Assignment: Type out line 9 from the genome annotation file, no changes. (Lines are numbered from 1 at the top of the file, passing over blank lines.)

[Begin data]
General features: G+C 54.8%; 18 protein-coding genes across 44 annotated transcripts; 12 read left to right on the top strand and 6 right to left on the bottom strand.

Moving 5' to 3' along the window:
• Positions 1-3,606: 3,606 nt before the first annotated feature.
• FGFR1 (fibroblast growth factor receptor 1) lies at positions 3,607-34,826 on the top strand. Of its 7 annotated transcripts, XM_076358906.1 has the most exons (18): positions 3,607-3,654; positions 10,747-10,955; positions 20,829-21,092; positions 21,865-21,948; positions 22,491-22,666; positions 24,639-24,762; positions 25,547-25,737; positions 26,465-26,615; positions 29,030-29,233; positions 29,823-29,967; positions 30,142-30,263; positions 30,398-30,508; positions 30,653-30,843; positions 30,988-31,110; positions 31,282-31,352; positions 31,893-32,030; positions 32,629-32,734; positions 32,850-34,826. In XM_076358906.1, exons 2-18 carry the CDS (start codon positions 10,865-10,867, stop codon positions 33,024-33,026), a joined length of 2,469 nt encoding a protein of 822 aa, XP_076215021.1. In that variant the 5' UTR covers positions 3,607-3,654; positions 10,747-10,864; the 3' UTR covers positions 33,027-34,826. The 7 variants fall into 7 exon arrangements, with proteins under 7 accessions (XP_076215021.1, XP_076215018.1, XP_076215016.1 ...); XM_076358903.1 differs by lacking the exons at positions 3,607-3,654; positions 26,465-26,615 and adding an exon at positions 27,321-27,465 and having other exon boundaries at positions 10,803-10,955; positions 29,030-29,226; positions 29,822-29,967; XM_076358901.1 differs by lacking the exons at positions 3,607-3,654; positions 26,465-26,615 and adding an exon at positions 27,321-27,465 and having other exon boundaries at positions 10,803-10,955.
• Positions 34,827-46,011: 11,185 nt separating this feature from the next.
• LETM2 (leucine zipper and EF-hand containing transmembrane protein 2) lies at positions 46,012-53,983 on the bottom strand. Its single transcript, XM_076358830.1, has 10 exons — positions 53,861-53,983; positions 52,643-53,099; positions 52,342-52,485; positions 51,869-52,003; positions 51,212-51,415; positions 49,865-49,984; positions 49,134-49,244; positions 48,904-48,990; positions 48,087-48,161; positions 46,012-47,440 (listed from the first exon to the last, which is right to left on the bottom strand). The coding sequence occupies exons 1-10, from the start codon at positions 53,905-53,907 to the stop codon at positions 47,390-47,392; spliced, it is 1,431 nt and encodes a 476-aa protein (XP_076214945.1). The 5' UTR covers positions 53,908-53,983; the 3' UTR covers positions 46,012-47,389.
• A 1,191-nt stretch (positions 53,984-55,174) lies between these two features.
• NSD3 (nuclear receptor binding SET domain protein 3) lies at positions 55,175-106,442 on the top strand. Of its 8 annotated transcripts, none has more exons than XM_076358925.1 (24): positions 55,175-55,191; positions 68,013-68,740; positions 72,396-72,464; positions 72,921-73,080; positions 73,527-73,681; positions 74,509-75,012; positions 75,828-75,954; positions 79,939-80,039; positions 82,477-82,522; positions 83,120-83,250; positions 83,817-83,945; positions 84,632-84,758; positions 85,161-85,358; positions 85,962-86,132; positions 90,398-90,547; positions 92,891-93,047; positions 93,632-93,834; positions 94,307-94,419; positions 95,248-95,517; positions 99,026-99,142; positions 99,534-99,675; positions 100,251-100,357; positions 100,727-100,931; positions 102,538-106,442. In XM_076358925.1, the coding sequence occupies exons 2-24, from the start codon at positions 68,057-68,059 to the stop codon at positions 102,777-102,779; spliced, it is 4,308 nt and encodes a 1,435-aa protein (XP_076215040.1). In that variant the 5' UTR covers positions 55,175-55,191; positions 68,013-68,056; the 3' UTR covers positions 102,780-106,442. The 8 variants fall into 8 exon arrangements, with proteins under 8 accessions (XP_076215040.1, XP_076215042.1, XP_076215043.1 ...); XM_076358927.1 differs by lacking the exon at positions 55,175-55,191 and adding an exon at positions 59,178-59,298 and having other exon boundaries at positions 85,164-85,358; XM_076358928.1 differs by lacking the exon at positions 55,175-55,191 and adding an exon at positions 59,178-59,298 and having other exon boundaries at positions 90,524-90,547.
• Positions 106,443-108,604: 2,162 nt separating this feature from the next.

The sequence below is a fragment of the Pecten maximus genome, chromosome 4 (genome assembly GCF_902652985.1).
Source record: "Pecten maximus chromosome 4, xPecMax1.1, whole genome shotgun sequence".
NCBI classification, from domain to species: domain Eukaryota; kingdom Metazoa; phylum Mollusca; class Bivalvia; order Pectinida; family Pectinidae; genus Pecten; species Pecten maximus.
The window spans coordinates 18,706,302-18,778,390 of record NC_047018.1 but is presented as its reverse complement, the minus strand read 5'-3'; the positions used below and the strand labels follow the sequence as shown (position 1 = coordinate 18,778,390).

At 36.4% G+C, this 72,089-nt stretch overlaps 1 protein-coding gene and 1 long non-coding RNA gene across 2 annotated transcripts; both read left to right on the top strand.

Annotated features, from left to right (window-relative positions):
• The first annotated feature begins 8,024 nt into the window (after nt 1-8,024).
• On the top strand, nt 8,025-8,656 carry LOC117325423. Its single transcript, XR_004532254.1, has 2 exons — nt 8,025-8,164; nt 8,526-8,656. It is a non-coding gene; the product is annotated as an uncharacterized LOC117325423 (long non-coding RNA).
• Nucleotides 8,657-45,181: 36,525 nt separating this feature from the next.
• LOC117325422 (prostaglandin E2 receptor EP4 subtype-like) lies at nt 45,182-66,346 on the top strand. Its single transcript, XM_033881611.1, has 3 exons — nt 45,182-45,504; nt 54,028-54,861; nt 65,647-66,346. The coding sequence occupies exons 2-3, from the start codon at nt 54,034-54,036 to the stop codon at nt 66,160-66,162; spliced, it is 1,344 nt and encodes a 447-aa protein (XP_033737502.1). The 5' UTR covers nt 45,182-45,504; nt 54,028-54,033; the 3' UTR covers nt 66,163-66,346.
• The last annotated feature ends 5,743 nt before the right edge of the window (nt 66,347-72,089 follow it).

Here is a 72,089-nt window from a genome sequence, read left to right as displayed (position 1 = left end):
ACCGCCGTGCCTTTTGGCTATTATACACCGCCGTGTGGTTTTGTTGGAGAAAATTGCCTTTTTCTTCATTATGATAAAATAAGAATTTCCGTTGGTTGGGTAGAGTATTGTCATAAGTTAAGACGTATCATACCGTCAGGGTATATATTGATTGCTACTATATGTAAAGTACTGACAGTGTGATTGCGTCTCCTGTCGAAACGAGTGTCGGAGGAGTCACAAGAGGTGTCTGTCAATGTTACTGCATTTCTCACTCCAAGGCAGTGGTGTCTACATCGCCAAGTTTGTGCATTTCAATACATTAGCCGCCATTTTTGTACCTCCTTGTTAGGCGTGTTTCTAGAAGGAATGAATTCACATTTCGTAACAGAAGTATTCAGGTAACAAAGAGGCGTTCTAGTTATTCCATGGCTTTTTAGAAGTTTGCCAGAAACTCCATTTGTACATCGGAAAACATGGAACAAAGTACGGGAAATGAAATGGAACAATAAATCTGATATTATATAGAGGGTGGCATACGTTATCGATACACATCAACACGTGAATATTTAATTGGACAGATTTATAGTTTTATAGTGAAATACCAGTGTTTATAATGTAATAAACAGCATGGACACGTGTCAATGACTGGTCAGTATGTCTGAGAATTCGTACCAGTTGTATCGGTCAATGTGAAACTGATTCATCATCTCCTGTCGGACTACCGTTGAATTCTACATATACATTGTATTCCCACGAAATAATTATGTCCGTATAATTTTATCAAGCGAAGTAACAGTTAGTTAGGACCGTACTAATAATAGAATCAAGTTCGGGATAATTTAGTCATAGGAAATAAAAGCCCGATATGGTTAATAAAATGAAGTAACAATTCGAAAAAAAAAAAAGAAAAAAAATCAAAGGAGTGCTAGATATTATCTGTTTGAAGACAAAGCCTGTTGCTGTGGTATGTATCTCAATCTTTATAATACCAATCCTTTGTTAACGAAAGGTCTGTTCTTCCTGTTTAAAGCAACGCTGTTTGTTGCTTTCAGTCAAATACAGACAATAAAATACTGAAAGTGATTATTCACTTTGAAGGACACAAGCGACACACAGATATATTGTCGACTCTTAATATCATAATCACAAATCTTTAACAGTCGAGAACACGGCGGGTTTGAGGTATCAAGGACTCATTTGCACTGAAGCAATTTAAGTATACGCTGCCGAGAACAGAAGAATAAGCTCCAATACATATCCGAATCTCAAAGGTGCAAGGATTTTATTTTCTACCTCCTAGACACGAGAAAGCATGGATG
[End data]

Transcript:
• Positions 106,443-108,604: 2,162 nt separating this feature from the next.